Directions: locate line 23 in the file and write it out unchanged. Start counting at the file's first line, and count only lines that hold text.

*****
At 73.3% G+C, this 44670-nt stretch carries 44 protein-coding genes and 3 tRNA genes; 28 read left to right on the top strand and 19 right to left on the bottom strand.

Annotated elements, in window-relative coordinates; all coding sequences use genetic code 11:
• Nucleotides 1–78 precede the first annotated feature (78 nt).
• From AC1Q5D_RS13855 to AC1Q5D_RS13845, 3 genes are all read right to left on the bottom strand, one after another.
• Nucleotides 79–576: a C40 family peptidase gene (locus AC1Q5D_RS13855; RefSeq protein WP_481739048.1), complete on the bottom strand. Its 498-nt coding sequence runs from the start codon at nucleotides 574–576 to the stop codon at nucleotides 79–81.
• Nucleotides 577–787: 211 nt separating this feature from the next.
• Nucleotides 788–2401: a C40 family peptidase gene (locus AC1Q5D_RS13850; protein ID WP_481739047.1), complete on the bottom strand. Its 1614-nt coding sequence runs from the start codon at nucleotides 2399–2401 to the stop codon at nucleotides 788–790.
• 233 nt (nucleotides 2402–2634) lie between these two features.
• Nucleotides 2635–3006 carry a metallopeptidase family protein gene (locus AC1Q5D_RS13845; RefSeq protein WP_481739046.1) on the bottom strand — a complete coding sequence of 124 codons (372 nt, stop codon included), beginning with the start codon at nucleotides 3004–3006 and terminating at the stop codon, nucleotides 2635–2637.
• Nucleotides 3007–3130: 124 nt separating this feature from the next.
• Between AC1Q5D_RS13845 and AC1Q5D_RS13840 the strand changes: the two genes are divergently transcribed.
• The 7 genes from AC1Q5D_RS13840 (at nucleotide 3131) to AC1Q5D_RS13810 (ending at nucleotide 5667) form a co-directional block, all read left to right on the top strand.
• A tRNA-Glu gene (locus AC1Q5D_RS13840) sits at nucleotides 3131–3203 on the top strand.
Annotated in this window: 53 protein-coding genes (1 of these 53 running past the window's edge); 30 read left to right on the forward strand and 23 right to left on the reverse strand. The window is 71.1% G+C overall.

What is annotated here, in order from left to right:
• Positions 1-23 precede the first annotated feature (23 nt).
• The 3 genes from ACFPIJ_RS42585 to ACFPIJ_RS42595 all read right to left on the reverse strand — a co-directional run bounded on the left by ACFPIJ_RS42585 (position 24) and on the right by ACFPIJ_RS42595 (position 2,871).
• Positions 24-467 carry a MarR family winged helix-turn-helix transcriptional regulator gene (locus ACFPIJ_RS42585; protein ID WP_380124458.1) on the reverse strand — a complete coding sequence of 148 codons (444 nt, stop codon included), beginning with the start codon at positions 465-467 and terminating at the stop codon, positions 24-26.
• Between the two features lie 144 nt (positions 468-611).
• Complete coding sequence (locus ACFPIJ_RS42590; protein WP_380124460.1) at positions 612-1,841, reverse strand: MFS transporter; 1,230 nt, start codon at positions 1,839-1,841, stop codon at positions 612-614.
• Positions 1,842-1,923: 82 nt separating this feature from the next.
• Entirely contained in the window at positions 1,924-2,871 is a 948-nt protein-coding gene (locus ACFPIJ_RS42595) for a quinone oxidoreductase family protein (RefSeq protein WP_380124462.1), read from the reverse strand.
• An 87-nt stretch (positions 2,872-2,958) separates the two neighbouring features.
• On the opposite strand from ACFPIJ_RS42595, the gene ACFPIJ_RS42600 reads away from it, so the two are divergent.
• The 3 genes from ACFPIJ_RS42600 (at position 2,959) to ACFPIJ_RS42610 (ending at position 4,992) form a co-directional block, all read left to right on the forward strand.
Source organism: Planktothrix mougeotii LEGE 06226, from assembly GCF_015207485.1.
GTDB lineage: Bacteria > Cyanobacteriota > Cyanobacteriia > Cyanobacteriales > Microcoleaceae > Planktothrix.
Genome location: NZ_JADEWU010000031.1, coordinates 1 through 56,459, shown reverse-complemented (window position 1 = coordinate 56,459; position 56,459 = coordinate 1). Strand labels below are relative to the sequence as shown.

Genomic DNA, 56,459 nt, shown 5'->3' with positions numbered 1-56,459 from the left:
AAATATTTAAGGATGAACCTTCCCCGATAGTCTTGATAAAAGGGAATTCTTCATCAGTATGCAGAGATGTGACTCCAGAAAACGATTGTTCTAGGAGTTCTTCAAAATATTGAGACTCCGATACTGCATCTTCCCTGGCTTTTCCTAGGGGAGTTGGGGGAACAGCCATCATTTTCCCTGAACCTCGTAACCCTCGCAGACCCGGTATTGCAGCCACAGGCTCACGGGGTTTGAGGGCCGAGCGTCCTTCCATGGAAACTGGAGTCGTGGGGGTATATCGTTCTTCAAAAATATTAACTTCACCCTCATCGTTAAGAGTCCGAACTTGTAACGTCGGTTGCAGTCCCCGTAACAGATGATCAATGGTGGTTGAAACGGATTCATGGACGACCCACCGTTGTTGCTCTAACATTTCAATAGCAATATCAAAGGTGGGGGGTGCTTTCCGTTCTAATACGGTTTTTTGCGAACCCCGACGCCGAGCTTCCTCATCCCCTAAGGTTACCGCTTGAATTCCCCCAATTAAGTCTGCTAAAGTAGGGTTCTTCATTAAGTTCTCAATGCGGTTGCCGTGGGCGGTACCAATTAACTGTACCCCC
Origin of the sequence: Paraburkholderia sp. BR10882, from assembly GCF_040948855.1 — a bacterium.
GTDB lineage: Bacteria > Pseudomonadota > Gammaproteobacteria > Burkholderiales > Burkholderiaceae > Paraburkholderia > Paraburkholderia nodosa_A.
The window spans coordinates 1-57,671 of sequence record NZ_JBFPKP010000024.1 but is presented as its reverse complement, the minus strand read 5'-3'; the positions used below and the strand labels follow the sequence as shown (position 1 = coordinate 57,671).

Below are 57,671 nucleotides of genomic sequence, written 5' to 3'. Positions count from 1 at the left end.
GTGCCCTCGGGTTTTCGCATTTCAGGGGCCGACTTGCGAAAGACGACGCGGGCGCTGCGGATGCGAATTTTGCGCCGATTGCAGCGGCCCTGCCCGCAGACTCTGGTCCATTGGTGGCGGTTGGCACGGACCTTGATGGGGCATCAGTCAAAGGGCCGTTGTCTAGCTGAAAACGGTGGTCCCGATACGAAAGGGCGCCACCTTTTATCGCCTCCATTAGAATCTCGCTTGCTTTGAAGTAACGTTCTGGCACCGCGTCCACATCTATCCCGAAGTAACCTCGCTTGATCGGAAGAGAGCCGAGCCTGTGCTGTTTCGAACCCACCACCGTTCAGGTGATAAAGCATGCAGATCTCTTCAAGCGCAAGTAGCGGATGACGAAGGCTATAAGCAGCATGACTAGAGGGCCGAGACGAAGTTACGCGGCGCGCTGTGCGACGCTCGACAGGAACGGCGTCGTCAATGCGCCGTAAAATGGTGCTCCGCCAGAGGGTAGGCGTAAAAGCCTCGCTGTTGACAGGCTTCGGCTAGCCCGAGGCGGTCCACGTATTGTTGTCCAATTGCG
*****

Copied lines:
• An 87-nt stretch (positions 2,872-2,958) separates the two neighbouring features.